Erin Brinker: So, with that, it’s time for a break. I’m Erin Brinker …

Todd Brinker: … and I’m Todd Brinker …

Erin Brinker: … And we are On the Brink, the morning show on KCAA. We’ll be right back.

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Diet Mayhem – How a Naturopathic Doctor Can Help You Understand Your Nutritional Needs

Guest post by Fraser Smith, MATD, ND

It seems that every week brings another cascade of headlines about nutrition. One newsfeed claims “researchers have found that eggs will hurt your heart,” another proclaims “fish oil is useless,” and a newspaper states that “four cups of coffee a day will help your heart.”

At the same time, the bookshelves, and the “readers also liked” spread at Amazon is crowded with plans that vie for the title of the perfect diet for health. Mediterranean diets have very good evidence, although the role of fish and red wine are not uniformly agreed upon. The Nordic diet has sailed down from Scandinavia to hearten those who like root vegetables and hearty stews. The health benefits of a plant based diet are nigh indisputable but many people balk at the thought of becoming 100% vegan. What about those baby back ribs after all?

Into this ferment of science, pseudoscience, hype, rumor and traditional truths, comes an average North American. Wanting to stay healthy, feel better, outrun a heritable risk factor, or recover from illness, they earnestly want to choose the right diet. It should be fun and enjoyable to eat. Their family and friends should be able to share it with them. It should be affordable. They should be able to prepare it. And perhaps, the dogmatic nature of how some health authors present their advice, while enticing for those seeking clear direction, is a total turnoff for others who want a balanced approach.

This is where a naturopathic doctor can be an incredible guide. NDs know the biochemistry and physiology of the human body. They study various diet plans and program comparatively, that is, they look at the strengths and weaknesses of each. NDs have the education to evaluate evidence and how deep that evidence runs, yet, in the best spirit of evidence based medicine, can include in that evidence studies, analysis of groups of clinical trials,  clinical experience, expert opinion and reasoning based on biology. Best of all, an ND is trained to look at each patient as an individual. They have a particular history starting from conception. They had a certain microbiome (the bacteria living in the body, especially the gut) in their family home and that has had many influences. Their genes, while mostly shared with other human beings, do have distinct nuances. The impact of their diet and environment on those genes is divergent from others. And each patient has their own story, their own narrative, and of course medical history.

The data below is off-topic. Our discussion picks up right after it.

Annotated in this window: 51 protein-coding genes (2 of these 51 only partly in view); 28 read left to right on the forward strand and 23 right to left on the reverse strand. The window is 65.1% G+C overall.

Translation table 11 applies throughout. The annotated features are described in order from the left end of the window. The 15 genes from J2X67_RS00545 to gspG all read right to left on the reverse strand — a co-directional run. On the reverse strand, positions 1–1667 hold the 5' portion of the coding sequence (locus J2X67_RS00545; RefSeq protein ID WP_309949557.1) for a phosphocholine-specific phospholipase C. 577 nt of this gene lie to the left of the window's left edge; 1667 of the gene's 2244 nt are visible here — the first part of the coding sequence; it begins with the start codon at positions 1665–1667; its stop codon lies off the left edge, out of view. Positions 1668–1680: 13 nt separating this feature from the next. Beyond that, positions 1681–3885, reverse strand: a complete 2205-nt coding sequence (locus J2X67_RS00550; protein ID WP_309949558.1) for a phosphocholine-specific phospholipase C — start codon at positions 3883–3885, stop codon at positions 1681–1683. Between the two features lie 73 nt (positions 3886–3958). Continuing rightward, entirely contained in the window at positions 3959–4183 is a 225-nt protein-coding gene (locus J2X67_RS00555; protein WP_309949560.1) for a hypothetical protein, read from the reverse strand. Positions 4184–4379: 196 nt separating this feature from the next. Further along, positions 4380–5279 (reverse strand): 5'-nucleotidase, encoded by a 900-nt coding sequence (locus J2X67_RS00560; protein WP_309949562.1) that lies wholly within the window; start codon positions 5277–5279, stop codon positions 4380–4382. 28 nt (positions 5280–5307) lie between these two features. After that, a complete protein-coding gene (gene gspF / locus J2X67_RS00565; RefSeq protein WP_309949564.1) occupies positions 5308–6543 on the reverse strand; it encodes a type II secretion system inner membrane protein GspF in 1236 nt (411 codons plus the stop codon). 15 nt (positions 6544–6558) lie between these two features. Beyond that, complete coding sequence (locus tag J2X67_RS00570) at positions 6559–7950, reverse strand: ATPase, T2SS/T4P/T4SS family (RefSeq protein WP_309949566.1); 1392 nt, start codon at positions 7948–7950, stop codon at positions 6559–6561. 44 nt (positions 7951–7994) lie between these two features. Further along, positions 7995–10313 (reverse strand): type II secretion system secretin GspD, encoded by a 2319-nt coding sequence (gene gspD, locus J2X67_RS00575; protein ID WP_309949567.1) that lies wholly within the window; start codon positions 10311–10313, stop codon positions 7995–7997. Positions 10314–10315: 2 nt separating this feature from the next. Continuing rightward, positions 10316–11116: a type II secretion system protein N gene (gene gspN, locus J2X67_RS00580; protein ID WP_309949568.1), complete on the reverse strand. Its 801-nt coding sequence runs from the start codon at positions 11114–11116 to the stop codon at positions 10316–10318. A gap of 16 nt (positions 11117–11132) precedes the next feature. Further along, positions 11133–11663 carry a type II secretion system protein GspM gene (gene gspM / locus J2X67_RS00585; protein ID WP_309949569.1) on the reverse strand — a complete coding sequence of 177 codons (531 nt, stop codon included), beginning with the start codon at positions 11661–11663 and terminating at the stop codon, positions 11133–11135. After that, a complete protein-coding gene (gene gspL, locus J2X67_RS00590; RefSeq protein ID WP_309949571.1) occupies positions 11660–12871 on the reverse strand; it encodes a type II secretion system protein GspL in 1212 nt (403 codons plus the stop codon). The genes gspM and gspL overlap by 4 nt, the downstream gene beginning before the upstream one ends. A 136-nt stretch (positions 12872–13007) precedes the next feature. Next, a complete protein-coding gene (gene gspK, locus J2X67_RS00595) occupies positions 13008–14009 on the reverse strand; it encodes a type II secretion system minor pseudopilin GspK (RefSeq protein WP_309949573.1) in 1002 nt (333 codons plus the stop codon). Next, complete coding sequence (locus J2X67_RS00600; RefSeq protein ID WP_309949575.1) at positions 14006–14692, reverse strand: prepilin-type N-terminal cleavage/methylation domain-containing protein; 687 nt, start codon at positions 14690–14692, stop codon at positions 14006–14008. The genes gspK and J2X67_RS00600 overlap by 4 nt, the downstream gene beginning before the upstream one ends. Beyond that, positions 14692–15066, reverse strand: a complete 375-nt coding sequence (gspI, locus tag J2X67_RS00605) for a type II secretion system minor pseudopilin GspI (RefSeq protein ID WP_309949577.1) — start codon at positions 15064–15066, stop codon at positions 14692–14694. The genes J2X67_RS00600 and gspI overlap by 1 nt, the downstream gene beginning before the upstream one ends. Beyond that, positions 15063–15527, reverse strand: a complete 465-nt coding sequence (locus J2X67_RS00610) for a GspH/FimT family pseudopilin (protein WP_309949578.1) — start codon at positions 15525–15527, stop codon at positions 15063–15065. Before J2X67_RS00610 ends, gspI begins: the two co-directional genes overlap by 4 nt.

An ND can work with a patient to create a plan that is right for them, at the present time. They can also look at clinical and laboratory evidence to see if the intended benefits have showed up.

In many countries and cultures, people do not obsess over diet to the extent that North Americans and other developed nations do. They eat a traditional diet, high in plants, with naturally fermented foods (think yogurt, kimchi, sauerkraut, etc.) and usually eat together. But these are different times. We have successive generations of people who have grown up eating a synthetic diet. The toxin burden in our world is higher than ever. And, we wish to, as the great scientist Linus Pauling would put it, “Live long and feel better.”

About the Author

Fraser Smith, MATD, ND is the chief academic officer for the ND program serving as Assistant Dean of Naturopathic Medicine at the National University of Health Sciences’ (NUHS) College of Professionals Studies. He is a Professor and author of the textbook, Introduction to Principles and Practices of Naturopathic Medicine. Dr. Smith is also the author of three additional books for the public, Keep Your Brain Young; The pH Balance Health & Diet Guide for GERD, IBS and IBD; and The Complete Brain Exercise Book. He is an editorial board member of the Natural Medicine Journal, and teaches Botanical Medicine, Pharmacology and Naturopathic History, Philosophy and Principles at NUHS. Dr. Smith is licensed to practice as a naturopathic physician in Vermont. He is past president (2008 – 2013) of the Illinois Association of Naturopathic Physicians.

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Breaking Down Silos: University of Bridgeport Leading the Way in Team-based Care